Once again, CW’s Black Lightning is playing politics. First the series claimed the police are straight-up murdering black kids, and now they're going after George W. Bush. And here I thought Trump jokes were getting old!
The October 16 episode “The Book of Consequences: Chapter Two: Black Jesus Blues” follows a new development at Garfield High School where Jefferson Pierce AKA Black Lightning (Cress Williams) works as principal.
Last season, three criminals invaded the school but Jeff was nowhere to be found (because he appeared as Black Lightning). Because of his conspicuous absence during that crisis, the school board sees fit to have Jeff removed as principal once the school reopens. Jeff accepts this move to protect the school and his secret superhero identity.
The real issue arrives when Jeff’s school board friend Dr. Napier Frank (Robert Townsend) comes to his office and discovers a picture of the good principal with former President George W. Bush. Jeff defends himself saying, "Okay, now, I don't play politics when it comes to Garfield. His money is just as good as everybody else." Then he agrees when Napier holds up another photo with former President Barack Obama and calls it "a better look."
I suppose Black Lightning is still playing on the idea that George W. Bush hates black people. That is probably the only thing liberals will agree with Kanye West on at this point. And leftist shows like this are the only ones who would see meeting any president at all as an embarrassment to be explained. Thank goodness they have their lord and savior Barack Obama.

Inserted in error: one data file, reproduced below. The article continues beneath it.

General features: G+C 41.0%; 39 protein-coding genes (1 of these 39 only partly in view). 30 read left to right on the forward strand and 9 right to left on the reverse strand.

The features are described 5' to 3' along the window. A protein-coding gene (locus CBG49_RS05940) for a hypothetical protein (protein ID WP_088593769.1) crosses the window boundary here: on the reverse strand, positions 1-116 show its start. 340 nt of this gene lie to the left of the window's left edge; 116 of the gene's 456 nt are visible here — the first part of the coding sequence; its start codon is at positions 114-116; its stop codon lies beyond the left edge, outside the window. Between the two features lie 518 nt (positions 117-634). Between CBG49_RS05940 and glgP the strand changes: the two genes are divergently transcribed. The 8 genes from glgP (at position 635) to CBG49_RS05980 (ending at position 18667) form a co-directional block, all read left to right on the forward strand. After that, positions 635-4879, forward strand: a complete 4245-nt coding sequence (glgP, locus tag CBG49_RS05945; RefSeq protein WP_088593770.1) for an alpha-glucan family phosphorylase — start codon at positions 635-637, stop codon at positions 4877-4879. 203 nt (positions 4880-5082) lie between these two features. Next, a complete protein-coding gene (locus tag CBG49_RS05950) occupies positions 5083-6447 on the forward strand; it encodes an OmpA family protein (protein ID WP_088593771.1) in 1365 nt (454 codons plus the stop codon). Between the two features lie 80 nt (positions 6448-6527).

In all seriousness, a new issue does arrive when Jeff discovers his replacement will be a white man named Mike Lowry. Because the town of Freeland is predominantly black, Jeff fears that a white man won’t be able to understand the students’ issues. When Napier points out that Lowry is qualified, Jeff fires back, “If he's so damn qualified, then why do I have to shuck and jive for Massah Lowry?” I suppose it's a good thing he didn't use this line when talking about President Bush.
Still, Jeff does step down as principal and offer his support for his successor. He behaves differently publicly than he does privately, much like some politicians. Perhaps the show should just follow Jeff’s words and not play politics at all.